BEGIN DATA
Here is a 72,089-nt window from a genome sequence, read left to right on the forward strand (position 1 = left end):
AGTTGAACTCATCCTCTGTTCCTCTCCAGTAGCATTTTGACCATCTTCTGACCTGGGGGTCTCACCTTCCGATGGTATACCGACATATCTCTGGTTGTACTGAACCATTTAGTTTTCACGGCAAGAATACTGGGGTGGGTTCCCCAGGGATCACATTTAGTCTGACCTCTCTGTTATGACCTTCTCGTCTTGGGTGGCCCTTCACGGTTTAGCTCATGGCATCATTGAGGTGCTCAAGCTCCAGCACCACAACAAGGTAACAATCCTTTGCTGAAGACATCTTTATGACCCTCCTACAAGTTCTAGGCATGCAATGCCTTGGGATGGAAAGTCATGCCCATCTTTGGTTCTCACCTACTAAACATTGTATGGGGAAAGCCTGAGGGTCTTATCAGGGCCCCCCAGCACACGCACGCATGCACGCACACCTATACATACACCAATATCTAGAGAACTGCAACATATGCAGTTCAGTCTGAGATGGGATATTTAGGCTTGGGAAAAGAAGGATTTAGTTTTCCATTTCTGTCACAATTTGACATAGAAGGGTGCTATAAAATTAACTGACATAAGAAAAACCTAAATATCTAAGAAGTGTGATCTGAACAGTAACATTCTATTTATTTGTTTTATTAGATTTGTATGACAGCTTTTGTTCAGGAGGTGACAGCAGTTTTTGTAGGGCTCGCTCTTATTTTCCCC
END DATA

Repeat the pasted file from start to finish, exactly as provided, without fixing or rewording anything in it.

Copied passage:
Here is a 72,089-nt window from a genome sequence, read left to right on the forward strand (position 1 = left end):
AGTTGAACTCATCCTCTGTTCCTCTCCAGTAGCATTTTGACCATCTTCTGACCTGGGGGTCTCACCTTCCGATGGTATACCGACATATCTCTGGTTGTACTGAACCATTTAGTTTTCACGGCAAGAATACTGGGGTGGGTTCCCCAGGGATCACATTTAGTCTGACCTCTCTGTTATGACCTTCTCGTCTTGGGTGGCCCTTCACGGTTTAGCTCATGGCATCATTGAGGTGCTCAAGCTCCAGCACCACAACAAGGTAACAATCCTTTGCTGAAGACATCTTTATGACCCTCCTACAAGTTCTAGGCATGCAATGCCTTGGGATGGAAAGTCATGCCCATCTTTGGTTCTCACCTACTAAACATTGTATGGGGAAAGCCTGAGGGTCTTATCAGGGCCCCCCAGCACACGCACGCATGCACGCACACCTATACATACACCAATATCTAGAGAACTGCAACATATGCAGTTCAGTCTGAGATGGGATATTTAGGCTTGGGAAAAGAAGGATTTAGTTTTCCATTTCTGTCACAATTTGACATAGAAGGGTGCTATAAAATTAACTGACATAAGAAAAACCTAAATATCTAAGAAGTGTGATCTGAACAGTAACATTCTATTTATTTGTTTTATTAGATTTGTATGACAGCTTTTGTTCAGGAGGTGACAGCAGTTTTTGTAGGGCTCGCTCTTATTTTCCCC